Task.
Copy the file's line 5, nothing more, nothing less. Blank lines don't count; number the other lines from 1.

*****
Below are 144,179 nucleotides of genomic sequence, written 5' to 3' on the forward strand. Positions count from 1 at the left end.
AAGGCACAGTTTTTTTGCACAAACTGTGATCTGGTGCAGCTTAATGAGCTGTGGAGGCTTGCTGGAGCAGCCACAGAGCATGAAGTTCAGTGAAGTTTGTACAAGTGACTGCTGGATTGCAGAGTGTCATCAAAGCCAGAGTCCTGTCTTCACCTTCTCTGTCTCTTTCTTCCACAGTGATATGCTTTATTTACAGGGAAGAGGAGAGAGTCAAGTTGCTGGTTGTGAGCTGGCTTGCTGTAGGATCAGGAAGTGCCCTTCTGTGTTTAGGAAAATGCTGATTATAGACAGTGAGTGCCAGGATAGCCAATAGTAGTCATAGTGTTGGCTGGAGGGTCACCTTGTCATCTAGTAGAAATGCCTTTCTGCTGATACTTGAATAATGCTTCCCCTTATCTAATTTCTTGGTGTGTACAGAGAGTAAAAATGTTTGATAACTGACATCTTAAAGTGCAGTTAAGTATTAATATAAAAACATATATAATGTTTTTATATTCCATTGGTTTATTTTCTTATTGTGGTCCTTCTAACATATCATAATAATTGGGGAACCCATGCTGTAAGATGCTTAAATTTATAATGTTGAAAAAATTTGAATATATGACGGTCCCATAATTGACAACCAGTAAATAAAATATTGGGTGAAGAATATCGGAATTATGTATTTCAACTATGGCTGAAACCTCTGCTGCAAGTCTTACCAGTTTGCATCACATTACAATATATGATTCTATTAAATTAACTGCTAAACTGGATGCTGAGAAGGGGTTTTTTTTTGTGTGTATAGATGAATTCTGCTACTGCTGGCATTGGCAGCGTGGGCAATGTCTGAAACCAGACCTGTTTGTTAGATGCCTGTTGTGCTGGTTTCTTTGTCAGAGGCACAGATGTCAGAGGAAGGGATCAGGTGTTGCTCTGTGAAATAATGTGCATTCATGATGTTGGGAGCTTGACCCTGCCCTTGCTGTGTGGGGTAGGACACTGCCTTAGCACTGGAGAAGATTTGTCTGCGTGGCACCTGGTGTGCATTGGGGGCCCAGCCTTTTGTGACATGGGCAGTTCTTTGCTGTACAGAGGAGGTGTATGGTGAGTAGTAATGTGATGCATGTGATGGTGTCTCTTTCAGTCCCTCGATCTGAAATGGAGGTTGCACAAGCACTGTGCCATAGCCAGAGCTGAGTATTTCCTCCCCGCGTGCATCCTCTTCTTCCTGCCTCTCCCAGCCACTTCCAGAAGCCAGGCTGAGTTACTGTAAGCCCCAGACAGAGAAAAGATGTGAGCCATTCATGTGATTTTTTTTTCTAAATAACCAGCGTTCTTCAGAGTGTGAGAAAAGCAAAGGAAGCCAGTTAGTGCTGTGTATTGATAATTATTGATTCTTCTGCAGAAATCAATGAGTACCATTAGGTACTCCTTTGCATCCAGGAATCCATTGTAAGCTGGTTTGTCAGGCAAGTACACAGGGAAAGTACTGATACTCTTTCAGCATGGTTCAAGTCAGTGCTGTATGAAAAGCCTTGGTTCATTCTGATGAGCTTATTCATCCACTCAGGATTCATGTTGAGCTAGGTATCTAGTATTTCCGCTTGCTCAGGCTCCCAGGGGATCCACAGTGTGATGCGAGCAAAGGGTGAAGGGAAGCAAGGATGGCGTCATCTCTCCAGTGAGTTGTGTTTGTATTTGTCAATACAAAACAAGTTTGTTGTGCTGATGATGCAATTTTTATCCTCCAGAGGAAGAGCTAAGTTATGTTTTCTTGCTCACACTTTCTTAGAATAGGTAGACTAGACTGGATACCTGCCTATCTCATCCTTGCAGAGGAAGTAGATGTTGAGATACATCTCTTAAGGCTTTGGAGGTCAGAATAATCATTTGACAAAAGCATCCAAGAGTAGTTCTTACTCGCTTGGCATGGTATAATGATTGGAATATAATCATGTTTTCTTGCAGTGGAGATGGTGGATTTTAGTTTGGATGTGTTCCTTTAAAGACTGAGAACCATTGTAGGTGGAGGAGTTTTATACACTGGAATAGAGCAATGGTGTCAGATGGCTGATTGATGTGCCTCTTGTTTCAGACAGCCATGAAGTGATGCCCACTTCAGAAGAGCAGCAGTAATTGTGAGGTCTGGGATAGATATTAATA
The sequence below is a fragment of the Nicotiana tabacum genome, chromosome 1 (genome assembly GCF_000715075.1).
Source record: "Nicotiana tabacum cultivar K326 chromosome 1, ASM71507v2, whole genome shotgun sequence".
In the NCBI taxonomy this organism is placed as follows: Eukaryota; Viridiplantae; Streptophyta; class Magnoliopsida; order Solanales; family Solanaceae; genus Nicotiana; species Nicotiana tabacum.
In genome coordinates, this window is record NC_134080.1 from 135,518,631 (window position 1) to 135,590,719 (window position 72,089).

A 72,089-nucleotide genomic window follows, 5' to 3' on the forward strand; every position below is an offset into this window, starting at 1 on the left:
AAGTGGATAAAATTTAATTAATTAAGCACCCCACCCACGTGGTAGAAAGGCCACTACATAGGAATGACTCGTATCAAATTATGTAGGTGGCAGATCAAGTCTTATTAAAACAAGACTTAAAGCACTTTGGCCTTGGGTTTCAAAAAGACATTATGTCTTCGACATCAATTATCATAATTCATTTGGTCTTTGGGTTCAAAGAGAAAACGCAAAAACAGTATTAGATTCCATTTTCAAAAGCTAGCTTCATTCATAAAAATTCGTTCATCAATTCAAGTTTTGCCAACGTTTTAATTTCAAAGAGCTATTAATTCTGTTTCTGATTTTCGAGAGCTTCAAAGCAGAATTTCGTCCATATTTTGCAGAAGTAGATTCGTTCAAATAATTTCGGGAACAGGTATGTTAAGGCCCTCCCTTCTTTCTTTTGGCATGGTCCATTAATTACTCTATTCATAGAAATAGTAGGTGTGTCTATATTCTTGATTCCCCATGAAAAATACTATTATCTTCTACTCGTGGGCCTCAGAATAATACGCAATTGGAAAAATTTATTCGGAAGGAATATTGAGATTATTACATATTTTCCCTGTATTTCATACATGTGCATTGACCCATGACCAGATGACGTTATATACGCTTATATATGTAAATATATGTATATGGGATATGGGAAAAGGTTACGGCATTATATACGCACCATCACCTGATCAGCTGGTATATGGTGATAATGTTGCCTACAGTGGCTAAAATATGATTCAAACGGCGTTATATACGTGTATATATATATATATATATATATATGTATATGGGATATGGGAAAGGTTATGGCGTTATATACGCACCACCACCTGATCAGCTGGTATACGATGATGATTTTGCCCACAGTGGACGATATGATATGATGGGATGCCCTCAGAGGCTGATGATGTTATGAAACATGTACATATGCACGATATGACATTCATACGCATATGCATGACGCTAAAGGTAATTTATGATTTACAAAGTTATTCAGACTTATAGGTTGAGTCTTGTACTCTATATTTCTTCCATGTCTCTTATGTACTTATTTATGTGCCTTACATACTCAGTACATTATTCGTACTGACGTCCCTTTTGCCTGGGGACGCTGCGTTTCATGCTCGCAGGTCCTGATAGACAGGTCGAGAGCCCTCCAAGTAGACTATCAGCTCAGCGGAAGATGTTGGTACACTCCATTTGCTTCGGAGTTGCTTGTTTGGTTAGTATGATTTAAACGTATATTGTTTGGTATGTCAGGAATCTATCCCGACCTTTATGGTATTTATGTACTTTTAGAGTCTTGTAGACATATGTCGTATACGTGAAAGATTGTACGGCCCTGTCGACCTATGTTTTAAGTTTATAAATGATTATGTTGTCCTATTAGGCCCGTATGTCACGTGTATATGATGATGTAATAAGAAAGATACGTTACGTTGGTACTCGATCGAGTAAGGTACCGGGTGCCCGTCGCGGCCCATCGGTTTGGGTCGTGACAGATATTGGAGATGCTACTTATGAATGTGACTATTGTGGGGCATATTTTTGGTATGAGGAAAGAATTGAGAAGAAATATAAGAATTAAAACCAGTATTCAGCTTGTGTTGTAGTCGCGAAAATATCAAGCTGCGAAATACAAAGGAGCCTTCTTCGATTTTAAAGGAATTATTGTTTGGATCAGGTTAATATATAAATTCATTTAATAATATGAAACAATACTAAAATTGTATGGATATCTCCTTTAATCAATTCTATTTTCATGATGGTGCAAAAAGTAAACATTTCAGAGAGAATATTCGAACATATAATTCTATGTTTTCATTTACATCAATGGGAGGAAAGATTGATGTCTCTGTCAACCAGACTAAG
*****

In the NCBI taxonomy this organism is placed as follows: Eukaryota; Viridiplantae; Streptophyta; class Magnoliopsida; order Solanales; family Solanaceae; genus Nicotiana; species Nicotiana tabacum.